After some time, he managed to get a contract with United Artists and played a detective in his first American film: The Bat (Roland West, 1926), with Jack Pickford and Louise Fazenda.
This was followed by parts as the 'lover' in The Duchess of Buffalo (Sydney Franklin, 1926) with Constance Talmadge, and Stage Madness (Victor Schertzinger, 1927) with Virginia Valli.
He then switched to Paramount where he reached fame with his part in Honeymoon Hate (Luther Reed, 1927) with Florence Vidor. He also acted in the Pola Negri vehicle Three Sinners (Rowland V. Lee, 1928).
With the advent of sound cinema, Carminati moved to New York and joined the company of Basil Rathbone. Critics liked his elegance, openness and sobriety, while audiences loved his foreign accent and Latin lover image. His American stage career was confirmed with Strictly Dishonorable by Preston Sturges, which ran for two years in 1930-1931 in some 725 shows. The continuous success of this play reopened the doors of Hollywood for Carminati.
Until 1940, he continued to play in various films, like Gallant Lady (Gregory LaCava, 1933), Moulin Rouge (Sydney Lanfield, 1934) with Constance Bennett, and One Night of Love (Victor Schertzinger, 1934) with Grace Moore.
In Europe he played the male lead in the Franco-Italian production Marcia nuziale/The Wedding March (Mario Bonnard, 1935), starring Kiki Palmer. After another Broadway show, he acted in the romantic comedies Let’s Live Tonight (Victor Schertzinger, 1934) with Lilian Harvey, and Paris in Spring (Lewis Milestone, 1935) with Mary Ellis, establishing him as the mature Don Giovanni.
In 1936 he acted in two British films by Herbert Wilcox: London Melody (1936) and The Three Maxims (1936), both starring Anna Neagle.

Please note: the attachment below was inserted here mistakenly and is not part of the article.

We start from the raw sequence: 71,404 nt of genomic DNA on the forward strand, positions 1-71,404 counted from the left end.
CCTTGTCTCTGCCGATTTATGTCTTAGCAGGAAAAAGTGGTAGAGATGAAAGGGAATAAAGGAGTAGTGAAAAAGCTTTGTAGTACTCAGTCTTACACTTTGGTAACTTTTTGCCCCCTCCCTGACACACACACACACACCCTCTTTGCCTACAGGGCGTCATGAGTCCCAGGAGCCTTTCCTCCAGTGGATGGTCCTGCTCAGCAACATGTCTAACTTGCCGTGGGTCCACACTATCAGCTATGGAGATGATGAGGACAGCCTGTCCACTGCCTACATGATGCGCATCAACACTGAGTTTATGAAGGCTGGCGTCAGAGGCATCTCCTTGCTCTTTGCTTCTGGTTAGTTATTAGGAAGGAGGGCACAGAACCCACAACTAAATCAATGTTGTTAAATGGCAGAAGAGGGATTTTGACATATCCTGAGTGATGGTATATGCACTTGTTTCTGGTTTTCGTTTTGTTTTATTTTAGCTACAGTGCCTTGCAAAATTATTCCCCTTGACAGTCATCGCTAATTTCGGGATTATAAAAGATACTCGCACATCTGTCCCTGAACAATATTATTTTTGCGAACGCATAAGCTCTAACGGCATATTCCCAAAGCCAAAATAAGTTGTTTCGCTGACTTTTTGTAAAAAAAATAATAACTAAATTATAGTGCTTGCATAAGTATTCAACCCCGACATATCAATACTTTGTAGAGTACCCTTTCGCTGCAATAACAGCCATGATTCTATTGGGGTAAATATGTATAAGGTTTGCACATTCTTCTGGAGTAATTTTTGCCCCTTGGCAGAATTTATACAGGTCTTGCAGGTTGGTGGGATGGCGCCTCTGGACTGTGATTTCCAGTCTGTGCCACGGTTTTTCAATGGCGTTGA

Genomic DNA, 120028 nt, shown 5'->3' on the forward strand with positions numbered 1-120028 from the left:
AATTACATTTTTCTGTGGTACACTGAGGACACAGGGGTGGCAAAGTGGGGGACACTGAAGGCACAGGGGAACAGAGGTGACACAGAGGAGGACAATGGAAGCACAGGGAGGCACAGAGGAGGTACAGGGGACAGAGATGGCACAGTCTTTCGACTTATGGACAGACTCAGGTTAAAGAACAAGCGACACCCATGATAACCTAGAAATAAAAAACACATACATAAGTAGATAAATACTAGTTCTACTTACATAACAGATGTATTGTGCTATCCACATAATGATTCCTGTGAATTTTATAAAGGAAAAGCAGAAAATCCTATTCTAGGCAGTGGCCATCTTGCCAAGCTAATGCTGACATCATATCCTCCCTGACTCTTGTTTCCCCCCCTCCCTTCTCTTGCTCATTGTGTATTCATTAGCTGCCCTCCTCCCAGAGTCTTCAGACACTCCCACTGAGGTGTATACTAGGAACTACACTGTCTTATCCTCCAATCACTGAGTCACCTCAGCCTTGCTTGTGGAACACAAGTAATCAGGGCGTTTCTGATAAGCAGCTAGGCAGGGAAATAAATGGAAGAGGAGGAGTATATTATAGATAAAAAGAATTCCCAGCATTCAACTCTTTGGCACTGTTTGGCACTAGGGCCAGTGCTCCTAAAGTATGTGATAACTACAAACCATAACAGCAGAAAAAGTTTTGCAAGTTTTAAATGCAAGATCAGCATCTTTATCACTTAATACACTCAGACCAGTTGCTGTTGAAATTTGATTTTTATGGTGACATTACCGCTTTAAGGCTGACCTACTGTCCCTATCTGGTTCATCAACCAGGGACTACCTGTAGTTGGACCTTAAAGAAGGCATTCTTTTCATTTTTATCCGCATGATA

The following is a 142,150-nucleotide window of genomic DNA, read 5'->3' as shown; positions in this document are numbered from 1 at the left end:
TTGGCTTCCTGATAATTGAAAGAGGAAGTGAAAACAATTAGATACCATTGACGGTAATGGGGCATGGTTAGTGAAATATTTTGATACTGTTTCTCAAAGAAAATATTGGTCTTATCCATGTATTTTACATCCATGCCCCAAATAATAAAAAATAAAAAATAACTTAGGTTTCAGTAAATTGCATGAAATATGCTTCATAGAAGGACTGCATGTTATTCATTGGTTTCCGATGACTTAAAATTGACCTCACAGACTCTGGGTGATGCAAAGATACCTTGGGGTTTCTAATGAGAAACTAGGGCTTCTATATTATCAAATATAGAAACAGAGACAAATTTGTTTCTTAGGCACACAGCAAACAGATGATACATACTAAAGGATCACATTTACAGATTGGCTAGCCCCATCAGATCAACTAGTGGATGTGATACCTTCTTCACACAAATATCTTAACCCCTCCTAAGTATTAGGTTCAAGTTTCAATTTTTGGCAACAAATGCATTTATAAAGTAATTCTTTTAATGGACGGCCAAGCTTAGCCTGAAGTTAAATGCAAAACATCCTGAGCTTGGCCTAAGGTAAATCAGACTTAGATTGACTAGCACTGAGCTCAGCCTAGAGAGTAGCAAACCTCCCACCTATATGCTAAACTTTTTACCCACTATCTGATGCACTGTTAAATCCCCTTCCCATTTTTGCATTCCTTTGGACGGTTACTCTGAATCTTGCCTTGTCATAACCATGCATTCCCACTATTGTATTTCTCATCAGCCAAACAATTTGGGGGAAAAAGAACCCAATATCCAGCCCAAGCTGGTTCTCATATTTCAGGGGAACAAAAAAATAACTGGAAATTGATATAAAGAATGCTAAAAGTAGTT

In 1938, after a stay in Italy, he played again on Broadway in By Candle Light, and in 1939 in the comedy Stephen Jumel. In 1940 he played in Hollywood in Sunset in Vienna (Norman Walker, 1940), with Lilli Palmer, and in Safari (Edward H. Griffith, 1940), with Douglas Fairbanks jr. and Madeleine Carroll.
In December 1941, a few days after the US declared war to Italy, Carminati was imprisoned. He was sent back to Italy in May 1942, because of anti-American activities.
In the following year he made his Italian cinema come-back in La via torna/The Street Turns (Pier Luigi Faraldo, 1943) and he joined the company of Elsa de Giorgi and Elena Zareschi, performing in various plays before and after the liberation there.
In 1946 he joined the company Morelli-Stoppa, for which he played in Antigone (Jean Anouilh), directed by Luchino Visconti.
In 1953, after a stage absence of several years, Carminati returned in such plays as Il Ferro (The Iron) by Gabriele D’Annunzio.
From the late 1940s until 1963, Carminati acted in various films in Italy, Spain, France and the US. Memorable titles are La Chartreuse de Parme/The Charterhouse of Parme (Christian Jaque, 1948) starring Gérard Philipe, La madonnina d’oro/The Golden Madonna (Ladislao Vajda, 1949) with Phyllis Calvert, La Beauté du diable/Beauty and the Devil (René Clair, 1950), the box office hit Roman Holiday (William Wyler, 1953) with Audrey Hepburn, Giovanna d’Arco al rogo/Joan of Arc at the Stake (Roberto Rossellini, 1954) with Ingrid Bergman, War and Peace (King Vidor, 1956), the epic El Cid (Anthony Mann, 1961) featuring Charlton Heston.
His final film was The Cardinal (Otto Preminger, 1963). Tullio Carminati died in 1971 in Rome because of a brain haemorrhage. He was 78.
British postcard in the Film Partners Series, London, no. P 151. Photo: Columbia. Publicity still for One Night of Love (Victor Schertzinger, 1934).
British postcard. Photo: Paramount. Publicity still for Paris in Spring/Paris Love Song (Lewis Milestone, 1935).
Italian postcard. Photo: Aser, Roma. Publicity still for La vita torna (Pier Luigi Faraldo, 1943) in which Carminati had the male lead.
Sources: Roberta Ascarelli (Italian - Treccani), Vittorio Martinelli (Italian - Il cinema muto italiano), Wikipedia (Italian and English), and IMDb. IMDb misspells and misdates quite a few of the Italian silent films of Carminati, and so does Wikipedia. Although both sites are invaluable sources for this blog, they are not infallible in their facts on European films. But to be honest, neither is EFSP :)